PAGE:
High school graduation. Excitement for new things to come. Sadness for leaving old friends. Overwrought emotions from too much booze (you know, the girl who never talked to you, suddenly hugging you, covering your shirt with tears and unrequested streams of snot, telling you that you were the best friend she ever had). Ah. What a party. Until I had to pee.
I had stayed up for the whole night before graduation, drinking Kahlua with my roommate, packing up pretty much everything, because I am nothing if not a procrastinator. My parents were at a nearby hotel, sleeping well, with visions of their shiny clean graduate dancing in their heads. At some point I gave up and passed out.
In the morning, somehow I managed to wake up and dress up. Graduation itself is a bit of a blur. I do remember our Chaplin quoting a hell of a lot of Bob Dylan. In fact, maybe he was Bob Dylan. I remember someone’s gramma passing out because it was hot. I remember finding a lobster in the grass before the ceremony and wondering, “Is this some weird New England custom? They throw lobster at the graduates?” They were actually crawfish, and it had stormed right before the ceremony. This made sense to people in New England. This did not make sense to a girl from Saudi Arabia. Funny I went to that school for three years, and had never seen a crawfish.
My memories are oddly clearer later that evening when I began drinking. We had some ridiculously expensive champagne (which I appreciated solely for the alcohol content) with the family and after all the formality I was finally released into the trusty hands of some dude I didn’t know. He had a van. He was driving to the party. The Party.
The Party was held at a friend’s house. “House” being a word that does not quite describe it. It was a mansion. There were wings. This friend of mine had his own floor (and yet he lived in a tiny dorm room at a boarding school)! It was atop their own little mountain! There was a green room, and a purple room, and a stone room. Okay. I don’t recall what they were all called, but to me, it was something out of a Scooby Doo episode! I was expecting eyes in paintings to follow my every move!
There was beer. There was TONS of beer. Kegs, people, and port-o-pots. They didn’t want all those drunken teens in their house! Wow. They were smart people. No wonder they owned a mountain. I had begun the night with champagne, and now many beers. A girl can only hold so many health conscious beverages in her bladder. Time for the port-o-pot.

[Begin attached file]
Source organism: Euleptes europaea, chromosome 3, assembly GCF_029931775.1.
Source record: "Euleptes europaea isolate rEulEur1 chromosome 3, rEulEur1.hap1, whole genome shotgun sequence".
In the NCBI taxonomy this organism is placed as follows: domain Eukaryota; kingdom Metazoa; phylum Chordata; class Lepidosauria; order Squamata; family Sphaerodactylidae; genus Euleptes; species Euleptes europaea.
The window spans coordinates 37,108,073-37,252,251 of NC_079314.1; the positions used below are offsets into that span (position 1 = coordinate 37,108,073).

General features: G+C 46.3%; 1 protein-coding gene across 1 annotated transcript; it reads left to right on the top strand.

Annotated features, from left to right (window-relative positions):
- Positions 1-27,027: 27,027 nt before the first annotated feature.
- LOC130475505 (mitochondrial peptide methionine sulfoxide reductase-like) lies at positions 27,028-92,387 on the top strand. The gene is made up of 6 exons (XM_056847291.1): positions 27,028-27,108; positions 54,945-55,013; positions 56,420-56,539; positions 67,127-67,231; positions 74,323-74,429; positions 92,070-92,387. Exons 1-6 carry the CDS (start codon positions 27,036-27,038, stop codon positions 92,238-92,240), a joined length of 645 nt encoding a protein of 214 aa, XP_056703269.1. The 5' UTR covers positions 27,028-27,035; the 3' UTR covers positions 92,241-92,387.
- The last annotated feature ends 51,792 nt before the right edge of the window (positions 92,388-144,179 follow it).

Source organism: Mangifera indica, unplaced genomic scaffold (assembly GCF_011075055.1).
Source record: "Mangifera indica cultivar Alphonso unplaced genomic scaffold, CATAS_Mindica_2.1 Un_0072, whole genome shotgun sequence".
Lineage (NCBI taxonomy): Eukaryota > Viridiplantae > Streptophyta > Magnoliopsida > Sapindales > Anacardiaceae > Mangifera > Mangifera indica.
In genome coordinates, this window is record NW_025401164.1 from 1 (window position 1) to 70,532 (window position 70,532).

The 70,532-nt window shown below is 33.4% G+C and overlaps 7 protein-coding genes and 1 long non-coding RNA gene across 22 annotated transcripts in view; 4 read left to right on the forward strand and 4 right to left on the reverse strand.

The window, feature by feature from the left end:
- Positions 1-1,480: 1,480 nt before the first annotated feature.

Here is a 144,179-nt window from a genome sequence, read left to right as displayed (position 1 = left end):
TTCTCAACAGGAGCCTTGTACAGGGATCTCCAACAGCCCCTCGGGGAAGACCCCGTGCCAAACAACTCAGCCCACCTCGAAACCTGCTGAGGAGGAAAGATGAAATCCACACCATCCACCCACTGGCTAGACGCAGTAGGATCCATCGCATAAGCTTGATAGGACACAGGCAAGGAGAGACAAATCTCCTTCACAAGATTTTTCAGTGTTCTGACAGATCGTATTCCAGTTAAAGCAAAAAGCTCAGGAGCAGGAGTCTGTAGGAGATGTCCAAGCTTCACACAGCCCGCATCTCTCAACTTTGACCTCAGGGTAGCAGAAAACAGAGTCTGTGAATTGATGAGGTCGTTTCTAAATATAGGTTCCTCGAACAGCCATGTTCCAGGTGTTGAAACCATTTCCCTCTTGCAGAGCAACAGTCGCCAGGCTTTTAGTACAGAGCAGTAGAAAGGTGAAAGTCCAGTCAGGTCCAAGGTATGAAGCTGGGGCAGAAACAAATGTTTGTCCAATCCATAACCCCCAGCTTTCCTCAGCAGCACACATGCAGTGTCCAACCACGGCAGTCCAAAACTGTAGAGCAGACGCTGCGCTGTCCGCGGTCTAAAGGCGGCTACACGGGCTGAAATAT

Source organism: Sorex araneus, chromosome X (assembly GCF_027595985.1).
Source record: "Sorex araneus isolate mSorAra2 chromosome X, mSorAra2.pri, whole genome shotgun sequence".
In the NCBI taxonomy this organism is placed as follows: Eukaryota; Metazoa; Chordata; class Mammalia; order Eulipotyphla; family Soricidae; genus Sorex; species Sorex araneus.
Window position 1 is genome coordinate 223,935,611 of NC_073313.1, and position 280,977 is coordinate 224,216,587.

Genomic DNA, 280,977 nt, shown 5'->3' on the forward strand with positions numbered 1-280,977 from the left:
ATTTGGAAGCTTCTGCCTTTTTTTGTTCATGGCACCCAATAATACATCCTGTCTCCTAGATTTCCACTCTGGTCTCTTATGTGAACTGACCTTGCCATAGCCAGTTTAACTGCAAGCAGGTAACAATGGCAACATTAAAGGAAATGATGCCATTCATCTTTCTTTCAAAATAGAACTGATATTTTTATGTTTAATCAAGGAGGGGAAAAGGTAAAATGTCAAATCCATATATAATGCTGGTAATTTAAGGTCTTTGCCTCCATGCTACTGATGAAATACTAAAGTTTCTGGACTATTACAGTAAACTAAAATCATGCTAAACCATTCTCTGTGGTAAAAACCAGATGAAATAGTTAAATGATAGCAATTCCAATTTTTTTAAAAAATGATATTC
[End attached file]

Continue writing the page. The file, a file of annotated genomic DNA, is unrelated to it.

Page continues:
I left the loud, bubbling, hormone filled booze-fest for just a moment to pee. I finished up, and went to leave… one problem… the door won’t open! You’ve got to be kidding me! I am locked in a port-o-pot at my graduation party? AGH! I’m going to die in here! Or someone is going to push it over! Or… Crap! I’m going to die in here!!
I shouted out for help, but of course no one could hear me. They were busy talking too loudly in their drunken fits of tears over the departure of their youth. No one noticed that Krista was missing-in-action. Eaten by the port-o-pot. Gawwwddd!!!! What a way to go.
Needless to say I was panicking. I was sweating like a beast. It was New England in June. The humidity is terrible there (even the crawfish thought they were in water). Add 90% outside humidity to whatever the heck the humidity is inside a port-o-pot and you can imagine what my hair was doing. What wasn’t glued down to my face with sweat was surely frizzing out and getting bigger by the minute. I was on the verge of tears – and not because of my rapidly departing high school career. I finally hit the door just right and broke out of my poo and pee filled prison.
My heart, which had been beating extremely fast up until that point, suddenly stopped. There, in front of me, was my first boyfriend. Just a year before he had taken my heart out, through my ears, and tromped it into little bloody pieces on the ground and then roughly shoved it back into my chest cavity through my nose. He went to away to college and amazingly, I recovered. It was a brutal surgery, but the teenage heart is a resilient thing! I had a brief discussion with my heart, convincing it to keep beating – because dying right now, outside a port-o-pot, next to a mansion on a mountain, with my ex-boyfriend looking on, wondering about my hair being glued to my head (did she try to swim out?) did not sound like a very glamorous way to go.
I somehow survived that moment, obviously. I slide the mass of wet hair from my forehead and casually said “Oh. Hey.” Like, I always look like this. It’s very trendy in Europe. And really, this sheen on my skin is just a new effervescent make-up that makes me even hotter than I already am! The smell of poo and chemicals is really the latest earthy perfume. Nah. I didn’t say any of those things. Instead, I casually speed-walked away to hide, and quickly slam another beer.
I must admit I now have a solid phobia of port-o-pots. I will NOT use them. Even if it’s the only option around. I will drop my pants and pee next to the port-o-pot if I have to. I won’t even let my daughter use one. I’m afraid we’ll get locked in there together and if she has a meltdown, with other people’s poo and pee around, oh jeeze. I just don’t know if I could hold on to my fragile sanity.
I have a bubble, as you know. In that bubble there are NO port-o-pots, or (non-coffee) drive-thrus (that’s a phobia for a different day). My bubble is perhaps a little cluttered, but it is not filthy with other people’s excrement. And there is no lock. I can leave whenever I want. But, why would I ever want to? It’s shiny. It’s happy. I squat if I need to.